For “soft” sails, or sails that don’t have full length battens, the basic procedure is relatively simple.  Hold your boat on course, then sheet in the sail in until the leading edge of the sail, called the “luff”, stops fluttering or “luffing”.

With fully battened sails that don’t flutter, like the one supplied with the Kayaksailor, determining proper sail trim can be a bit tricky. An experienced sailor can trim the sail until it “feels” right. But even they can have difficulty when the wind is light or shifty. This is why we now include a set of telltales with each rig. These are the small lengths of red and green wool yarn attached to the sail.

By learning how to read the telltales and adjusting the mainsheet accordingly, it’s easy to find  proper sail trim.   You can’t actually see the wind, so the telltales allow you to see the effect of the wind as it moves around the sail.  The wind should flow smoothly on both sides of the sail.   So, if the sail is trimmed properly, the telltales should also flow smoothly on both sides of the sail.

If your sail is sheeted in too much, the downwind or “leeward” telltale will move erratically, while the upwind one or “windward” one will flow smoothly.

If your sail is not sheeted in enough, the windward telltale will move erratically while the leeward one will flow smoothly.

It’s basically a matter of sheeting in or out until both telltales are streaming equally.

The telltales should be placed on the sail near the area of deepest draft.  For our own sails, we chose an open area between the battens and above the reef points so we can see them when the sail is reefed.  Some people put theirs facing forward, claiming they don’t get snagged by the batten stitching  and fly better.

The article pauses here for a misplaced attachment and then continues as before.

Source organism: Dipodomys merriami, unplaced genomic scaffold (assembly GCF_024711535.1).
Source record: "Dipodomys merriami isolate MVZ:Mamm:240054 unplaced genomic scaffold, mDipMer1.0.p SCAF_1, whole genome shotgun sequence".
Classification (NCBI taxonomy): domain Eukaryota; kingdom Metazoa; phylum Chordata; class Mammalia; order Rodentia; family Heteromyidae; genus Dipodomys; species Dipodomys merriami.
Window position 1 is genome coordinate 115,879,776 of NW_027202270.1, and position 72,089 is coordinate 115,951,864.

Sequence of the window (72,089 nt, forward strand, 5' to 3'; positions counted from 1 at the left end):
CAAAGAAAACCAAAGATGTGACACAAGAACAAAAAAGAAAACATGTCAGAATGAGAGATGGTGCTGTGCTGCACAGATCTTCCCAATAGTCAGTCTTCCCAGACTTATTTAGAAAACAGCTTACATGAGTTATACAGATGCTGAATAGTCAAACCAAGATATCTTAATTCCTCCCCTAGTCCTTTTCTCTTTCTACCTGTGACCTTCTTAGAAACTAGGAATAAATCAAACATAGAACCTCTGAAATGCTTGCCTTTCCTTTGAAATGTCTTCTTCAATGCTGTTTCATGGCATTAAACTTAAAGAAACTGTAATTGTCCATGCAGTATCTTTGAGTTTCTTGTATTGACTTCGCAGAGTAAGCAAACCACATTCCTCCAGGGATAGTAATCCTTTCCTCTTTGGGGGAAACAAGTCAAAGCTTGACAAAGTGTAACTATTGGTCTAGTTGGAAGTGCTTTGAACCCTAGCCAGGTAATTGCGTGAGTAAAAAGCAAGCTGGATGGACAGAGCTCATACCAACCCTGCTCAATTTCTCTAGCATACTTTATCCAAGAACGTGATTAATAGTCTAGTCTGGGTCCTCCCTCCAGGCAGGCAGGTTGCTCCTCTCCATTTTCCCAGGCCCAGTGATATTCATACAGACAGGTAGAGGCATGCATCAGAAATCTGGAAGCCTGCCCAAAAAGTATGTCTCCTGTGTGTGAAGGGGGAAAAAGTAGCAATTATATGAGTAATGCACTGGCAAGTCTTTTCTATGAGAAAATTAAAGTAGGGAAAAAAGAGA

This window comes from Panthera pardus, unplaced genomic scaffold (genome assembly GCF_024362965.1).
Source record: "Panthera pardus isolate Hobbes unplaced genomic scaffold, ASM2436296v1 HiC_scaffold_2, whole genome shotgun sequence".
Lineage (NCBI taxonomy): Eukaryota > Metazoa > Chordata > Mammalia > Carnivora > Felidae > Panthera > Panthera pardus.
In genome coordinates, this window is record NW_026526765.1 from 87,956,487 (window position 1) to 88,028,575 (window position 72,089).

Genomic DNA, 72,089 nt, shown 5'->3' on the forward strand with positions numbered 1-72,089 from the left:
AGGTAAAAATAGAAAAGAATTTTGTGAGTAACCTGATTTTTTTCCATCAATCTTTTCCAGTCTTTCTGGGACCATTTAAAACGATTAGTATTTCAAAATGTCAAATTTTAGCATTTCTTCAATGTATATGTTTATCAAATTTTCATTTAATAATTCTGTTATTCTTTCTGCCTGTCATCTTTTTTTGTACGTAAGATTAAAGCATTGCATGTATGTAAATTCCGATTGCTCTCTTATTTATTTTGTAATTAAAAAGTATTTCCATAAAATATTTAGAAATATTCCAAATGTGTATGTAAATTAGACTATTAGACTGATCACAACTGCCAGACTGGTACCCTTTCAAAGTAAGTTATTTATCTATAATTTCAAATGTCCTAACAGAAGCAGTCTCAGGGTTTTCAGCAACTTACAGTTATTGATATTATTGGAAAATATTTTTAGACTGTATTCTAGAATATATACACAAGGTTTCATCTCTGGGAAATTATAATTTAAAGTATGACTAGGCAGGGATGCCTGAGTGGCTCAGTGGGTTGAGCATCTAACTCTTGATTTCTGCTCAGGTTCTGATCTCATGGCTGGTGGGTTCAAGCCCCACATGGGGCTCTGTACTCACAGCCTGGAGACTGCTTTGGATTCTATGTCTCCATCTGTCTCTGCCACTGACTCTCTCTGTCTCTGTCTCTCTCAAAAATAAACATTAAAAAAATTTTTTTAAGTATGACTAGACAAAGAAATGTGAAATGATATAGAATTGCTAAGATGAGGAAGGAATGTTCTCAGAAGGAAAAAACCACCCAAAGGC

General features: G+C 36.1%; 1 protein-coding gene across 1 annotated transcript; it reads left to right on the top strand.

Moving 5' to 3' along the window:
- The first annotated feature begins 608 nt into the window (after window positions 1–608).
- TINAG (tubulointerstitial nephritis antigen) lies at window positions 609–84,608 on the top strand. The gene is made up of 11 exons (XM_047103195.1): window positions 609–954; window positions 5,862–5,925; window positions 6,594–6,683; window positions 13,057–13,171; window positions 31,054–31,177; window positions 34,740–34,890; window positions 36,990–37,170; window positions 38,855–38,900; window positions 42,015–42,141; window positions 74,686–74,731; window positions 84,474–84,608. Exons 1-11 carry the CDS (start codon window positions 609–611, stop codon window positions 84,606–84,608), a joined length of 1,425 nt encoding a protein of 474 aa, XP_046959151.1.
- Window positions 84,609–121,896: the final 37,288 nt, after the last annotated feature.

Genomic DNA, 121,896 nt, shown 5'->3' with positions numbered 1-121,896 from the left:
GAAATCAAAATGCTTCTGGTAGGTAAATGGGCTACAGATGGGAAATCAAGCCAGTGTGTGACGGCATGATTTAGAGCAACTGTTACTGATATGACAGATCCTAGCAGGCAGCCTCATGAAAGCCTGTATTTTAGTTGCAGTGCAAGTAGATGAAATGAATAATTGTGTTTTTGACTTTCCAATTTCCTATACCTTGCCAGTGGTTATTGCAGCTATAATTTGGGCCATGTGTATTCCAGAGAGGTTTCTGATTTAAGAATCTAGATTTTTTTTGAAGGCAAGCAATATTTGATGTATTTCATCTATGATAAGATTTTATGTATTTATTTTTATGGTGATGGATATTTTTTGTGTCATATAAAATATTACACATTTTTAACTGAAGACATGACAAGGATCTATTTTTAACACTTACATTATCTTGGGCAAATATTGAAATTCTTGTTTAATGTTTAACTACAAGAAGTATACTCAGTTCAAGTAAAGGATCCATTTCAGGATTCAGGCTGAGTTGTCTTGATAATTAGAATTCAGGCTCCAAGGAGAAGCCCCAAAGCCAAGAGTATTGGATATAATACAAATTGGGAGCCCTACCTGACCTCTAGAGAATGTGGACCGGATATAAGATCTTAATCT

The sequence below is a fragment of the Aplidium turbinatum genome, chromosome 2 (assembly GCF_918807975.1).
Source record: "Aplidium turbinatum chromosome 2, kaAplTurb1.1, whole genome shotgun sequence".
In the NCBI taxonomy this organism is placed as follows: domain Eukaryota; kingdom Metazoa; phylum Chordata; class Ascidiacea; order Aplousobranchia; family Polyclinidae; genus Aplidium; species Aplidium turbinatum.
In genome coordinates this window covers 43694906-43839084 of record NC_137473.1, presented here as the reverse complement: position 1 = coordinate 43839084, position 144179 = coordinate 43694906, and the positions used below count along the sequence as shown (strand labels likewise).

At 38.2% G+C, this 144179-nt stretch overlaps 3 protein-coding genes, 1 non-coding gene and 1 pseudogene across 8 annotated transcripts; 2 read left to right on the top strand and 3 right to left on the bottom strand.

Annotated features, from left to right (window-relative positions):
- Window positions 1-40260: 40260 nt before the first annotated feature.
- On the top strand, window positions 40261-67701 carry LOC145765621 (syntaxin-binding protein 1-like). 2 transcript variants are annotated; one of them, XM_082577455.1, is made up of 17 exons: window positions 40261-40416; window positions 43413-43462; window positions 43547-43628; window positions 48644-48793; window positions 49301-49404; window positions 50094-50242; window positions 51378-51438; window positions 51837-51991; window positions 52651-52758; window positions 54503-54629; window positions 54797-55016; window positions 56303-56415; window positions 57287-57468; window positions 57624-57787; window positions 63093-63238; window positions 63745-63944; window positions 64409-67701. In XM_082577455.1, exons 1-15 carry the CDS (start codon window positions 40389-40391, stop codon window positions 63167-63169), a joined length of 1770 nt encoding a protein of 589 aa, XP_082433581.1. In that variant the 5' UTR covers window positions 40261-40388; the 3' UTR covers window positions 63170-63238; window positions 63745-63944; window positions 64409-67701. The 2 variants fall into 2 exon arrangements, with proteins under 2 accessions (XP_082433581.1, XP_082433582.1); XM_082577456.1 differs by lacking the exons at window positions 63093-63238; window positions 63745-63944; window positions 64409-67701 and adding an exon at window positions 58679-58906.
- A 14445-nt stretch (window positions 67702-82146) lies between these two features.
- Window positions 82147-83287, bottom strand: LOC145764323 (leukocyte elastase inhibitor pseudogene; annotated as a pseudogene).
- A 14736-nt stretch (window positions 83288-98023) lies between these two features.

Be sure not to get too caught up staring at the telltales too much.  They can be a bit hypnotizing.   Plus, there is all that beautiful scenery out there to enjoy.

Here is a link to a nice website from WB Sails, describing the use of telltales. Check out the cool animation they came up with for showing windward and leeward side bubbles. http://www.wb-sails.fi/news/95_11_Tellingtales/Tellingtales.html

Next Adventure is sponsoring a Kayaksailor demo at Sellwood River Front Park this Thursday the 29th of July from 3-7pm.
http://nextadventure.net/department/kayaking
Bring your boat or try one of theirs. We’ll be on hand to showcase the Kayaksailor and share paddle sailing tips and tricks. RSVP is encouraged but not required. Call the paddle sports center at 503.445.9435. See you there!

Patti and I recently returned home from a trip to coastal British Columbia.

Enjoying the ride

Let me just say that this is a beautiful part of the world, snow -capped mountain peaks, terrific wind and endless opportunities to paddle-sail. We brought our Necky Eskia and our new Pakboat XT-15 along for the ride. After crossing the border, we headed north toward Squamish, a town situated at the end of scenic Howe Sound.

Porteau Cove